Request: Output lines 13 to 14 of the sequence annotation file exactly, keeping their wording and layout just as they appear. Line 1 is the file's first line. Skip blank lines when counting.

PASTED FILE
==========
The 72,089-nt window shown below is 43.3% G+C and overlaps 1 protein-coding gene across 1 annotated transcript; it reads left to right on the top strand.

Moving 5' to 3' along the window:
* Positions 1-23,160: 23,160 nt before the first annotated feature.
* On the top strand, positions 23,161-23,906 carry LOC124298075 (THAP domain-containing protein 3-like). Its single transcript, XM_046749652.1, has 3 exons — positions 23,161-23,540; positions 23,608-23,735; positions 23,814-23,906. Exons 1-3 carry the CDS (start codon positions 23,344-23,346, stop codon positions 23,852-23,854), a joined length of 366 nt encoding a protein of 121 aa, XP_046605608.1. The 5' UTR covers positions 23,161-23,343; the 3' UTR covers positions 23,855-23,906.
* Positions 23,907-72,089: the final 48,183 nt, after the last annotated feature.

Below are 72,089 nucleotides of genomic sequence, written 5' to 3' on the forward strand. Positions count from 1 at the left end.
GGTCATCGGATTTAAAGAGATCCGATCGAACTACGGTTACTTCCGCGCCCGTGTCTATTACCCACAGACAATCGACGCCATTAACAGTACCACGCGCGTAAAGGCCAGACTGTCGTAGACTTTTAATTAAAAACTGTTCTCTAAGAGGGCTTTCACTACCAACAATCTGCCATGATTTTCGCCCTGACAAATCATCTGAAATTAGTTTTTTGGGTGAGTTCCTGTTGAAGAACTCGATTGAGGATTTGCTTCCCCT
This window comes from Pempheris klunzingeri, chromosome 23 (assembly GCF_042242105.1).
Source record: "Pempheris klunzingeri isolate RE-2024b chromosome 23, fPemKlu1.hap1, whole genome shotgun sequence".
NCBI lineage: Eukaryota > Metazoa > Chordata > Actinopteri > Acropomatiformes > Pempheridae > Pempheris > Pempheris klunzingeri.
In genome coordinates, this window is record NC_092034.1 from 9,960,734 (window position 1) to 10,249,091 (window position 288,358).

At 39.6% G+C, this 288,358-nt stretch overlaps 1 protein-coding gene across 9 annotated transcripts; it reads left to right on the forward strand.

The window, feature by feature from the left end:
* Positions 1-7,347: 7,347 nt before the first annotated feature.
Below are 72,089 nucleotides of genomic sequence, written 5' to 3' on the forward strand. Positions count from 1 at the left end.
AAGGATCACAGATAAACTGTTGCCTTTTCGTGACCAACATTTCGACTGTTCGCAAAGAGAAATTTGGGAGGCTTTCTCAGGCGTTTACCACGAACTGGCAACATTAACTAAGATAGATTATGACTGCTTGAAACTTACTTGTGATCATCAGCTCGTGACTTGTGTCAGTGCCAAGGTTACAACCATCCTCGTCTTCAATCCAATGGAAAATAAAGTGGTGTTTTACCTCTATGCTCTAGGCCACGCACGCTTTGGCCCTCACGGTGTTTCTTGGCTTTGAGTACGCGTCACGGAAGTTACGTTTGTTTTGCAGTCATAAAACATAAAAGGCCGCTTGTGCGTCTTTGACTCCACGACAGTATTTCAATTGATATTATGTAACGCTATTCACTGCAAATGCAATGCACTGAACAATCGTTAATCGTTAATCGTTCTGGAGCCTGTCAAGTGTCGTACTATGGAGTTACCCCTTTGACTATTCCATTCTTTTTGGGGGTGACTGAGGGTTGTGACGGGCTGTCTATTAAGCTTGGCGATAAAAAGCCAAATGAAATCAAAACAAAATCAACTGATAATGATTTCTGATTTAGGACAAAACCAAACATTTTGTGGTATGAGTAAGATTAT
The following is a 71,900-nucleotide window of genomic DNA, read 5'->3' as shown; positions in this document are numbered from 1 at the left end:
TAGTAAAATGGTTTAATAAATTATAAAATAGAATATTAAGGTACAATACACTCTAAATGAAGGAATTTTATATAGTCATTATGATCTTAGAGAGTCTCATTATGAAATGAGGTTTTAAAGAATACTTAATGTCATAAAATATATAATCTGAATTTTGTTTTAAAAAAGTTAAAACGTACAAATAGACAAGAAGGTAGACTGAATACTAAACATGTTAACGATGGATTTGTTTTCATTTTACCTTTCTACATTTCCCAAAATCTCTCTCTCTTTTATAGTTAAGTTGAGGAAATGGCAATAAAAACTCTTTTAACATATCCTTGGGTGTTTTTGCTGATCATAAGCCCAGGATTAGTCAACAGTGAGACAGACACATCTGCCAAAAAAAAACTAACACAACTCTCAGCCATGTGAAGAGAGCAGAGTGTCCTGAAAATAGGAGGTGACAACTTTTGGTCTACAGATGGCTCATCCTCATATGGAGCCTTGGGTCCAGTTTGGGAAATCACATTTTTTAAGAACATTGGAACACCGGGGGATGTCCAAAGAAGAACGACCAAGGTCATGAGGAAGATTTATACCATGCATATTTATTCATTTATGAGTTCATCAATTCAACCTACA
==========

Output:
The window, feature by feature from the left end:
* Positions 1-7,347: 7,347 nt before the first annotated feature.